Recognizing Success in the Chaplain Profession: Connecting Perceptions with Practice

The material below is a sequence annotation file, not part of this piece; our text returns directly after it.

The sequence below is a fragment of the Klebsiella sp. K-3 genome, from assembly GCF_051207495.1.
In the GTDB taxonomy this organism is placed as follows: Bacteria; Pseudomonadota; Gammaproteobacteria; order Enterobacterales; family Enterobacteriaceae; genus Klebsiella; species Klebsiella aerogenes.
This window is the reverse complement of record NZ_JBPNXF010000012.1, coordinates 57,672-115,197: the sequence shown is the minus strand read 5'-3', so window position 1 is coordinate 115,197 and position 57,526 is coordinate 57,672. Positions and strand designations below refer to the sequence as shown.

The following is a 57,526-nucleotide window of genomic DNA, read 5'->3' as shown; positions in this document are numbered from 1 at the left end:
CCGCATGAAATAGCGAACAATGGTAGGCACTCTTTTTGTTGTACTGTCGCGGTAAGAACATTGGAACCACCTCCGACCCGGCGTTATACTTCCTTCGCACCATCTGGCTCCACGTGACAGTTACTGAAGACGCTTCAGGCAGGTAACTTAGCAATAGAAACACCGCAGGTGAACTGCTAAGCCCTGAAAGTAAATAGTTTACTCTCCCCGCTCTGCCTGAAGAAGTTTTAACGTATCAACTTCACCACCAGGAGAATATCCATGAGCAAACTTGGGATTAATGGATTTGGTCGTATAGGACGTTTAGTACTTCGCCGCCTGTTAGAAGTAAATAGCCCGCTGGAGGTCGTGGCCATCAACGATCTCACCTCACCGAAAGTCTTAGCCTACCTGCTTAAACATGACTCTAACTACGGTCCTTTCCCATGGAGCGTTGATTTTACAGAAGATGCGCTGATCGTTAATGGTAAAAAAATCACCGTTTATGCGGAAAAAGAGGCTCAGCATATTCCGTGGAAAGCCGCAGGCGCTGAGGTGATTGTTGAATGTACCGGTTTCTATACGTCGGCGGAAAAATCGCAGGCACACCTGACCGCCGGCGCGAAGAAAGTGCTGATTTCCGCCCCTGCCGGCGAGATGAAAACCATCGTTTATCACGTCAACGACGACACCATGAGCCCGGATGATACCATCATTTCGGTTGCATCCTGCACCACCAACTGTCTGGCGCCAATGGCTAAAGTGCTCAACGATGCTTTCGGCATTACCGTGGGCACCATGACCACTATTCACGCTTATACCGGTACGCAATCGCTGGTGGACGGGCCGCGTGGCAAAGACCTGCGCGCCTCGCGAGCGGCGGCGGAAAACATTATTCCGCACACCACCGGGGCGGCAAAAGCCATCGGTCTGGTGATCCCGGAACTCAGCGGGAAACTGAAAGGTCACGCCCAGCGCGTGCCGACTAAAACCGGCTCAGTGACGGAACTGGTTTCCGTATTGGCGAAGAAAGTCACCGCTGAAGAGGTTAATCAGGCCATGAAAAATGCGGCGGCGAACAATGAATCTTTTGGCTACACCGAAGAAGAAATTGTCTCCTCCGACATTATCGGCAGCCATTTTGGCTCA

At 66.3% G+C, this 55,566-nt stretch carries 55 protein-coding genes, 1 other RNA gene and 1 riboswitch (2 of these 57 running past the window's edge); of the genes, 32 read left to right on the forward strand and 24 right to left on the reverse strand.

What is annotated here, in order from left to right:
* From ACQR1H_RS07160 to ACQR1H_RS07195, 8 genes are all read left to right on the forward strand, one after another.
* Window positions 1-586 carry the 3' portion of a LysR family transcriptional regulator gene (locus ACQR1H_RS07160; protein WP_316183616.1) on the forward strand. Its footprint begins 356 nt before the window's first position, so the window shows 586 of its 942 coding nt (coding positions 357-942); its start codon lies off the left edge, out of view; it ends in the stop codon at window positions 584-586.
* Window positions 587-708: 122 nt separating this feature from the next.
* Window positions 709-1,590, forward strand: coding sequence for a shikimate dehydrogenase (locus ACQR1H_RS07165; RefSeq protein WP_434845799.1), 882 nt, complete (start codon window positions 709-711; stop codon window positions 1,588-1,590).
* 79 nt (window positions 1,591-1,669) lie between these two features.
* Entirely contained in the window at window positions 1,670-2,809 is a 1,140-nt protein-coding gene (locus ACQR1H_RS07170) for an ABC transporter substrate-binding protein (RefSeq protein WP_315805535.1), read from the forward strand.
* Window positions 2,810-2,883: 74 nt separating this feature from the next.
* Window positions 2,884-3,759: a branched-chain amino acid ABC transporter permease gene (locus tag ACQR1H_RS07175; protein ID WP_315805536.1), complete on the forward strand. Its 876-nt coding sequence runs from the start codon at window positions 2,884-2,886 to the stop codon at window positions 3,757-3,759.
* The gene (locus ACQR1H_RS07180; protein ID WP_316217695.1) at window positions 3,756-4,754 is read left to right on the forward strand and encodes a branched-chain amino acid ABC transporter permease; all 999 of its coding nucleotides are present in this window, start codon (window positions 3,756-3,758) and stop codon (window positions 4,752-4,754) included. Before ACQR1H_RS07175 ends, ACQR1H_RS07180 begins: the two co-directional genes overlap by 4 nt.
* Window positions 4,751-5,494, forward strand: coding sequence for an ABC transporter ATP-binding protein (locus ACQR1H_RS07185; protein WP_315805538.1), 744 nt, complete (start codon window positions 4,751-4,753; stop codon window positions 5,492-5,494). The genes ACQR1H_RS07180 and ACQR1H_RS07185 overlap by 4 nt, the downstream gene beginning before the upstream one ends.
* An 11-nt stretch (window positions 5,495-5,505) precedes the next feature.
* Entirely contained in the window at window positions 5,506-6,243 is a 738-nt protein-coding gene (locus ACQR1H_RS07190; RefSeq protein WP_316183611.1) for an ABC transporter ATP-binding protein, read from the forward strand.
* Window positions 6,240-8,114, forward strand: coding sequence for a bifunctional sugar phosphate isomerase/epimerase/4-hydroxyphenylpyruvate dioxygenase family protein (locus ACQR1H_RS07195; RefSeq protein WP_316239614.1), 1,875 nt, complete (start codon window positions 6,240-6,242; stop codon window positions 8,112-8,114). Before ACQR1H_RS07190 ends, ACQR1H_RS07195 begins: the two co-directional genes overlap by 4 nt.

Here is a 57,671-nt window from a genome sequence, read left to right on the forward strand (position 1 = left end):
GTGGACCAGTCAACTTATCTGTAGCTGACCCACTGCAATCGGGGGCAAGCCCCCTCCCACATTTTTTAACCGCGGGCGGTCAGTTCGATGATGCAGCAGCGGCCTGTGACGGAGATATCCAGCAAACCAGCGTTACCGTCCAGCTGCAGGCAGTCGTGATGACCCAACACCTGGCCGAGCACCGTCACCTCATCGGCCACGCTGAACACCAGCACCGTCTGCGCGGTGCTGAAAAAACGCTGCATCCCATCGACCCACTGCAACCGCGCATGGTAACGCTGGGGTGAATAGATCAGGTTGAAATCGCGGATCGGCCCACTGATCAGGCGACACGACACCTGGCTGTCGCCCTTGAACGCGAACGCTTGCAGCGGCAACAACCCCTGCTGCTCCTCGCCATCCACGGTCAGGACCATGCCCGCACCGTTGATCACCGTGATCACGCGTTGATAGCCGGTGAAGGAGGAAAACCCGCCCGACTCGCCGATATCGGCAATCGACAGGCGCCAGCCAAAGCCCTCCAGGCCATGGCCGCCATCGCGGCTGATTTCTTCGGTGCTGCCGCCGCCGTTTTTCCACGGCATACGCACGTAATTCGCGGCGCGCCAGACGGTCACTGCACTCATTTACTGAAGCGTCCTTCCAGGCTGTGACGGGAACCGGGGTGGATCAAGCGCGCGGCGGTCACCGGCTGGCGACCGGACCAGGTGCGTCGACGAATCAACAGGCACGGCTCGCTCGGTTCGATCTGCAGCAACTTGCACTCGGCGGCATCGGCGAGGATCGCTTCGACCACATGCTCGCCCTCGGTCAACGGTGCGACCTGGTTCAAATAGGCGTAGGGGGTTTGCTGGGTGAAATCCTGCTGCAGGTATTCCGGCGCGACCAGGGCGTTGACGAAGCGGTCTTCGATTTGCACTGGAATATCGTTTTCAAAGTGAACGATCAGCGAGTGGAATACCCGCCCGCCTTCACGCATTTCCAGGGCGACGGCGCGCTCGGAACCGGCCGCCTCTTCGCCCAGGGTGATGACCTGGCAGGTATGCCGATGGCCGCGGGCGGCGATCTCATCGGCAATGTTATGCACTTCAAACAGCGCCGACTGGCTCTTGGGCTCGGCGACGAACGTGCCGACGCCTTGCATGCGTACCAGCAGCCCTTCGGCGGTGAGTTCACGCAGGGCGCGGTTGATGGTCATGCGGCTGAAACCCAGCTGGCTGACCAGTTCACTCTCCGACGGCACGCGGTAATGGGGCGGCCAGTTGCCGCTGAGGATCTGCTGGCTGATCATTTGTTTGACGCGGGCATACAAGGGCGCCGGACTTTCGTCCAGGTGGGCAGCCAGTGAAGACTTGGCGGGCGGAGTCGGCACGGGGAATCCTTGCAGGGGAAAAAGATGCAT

The current investigation examines the communicative hallmarks of successful chaplaincy work as articulated by professional chaplains providing spiritual care at the end-of-life. Data grounded in qualitative interviews with 32 chaplains of various denominations and lengths of service reveals a challenge in gauging success when working with dying patients and families. Chaplains reported nonverbal hallmarks of success consist of (a) intrapersonal sense of accomplishment, (b) progress in fulfilling patient needs, and (c) meaningful connection with patients. Verbal hallmarks of success include (a) patient affirmation, (b) family affirmation, and the (c) chaplain being asked to participate in religious rites. In practice, the authors conjecture, chaplains assess professional competency in the self, patient, and family domains. Implications and future directions are discussed.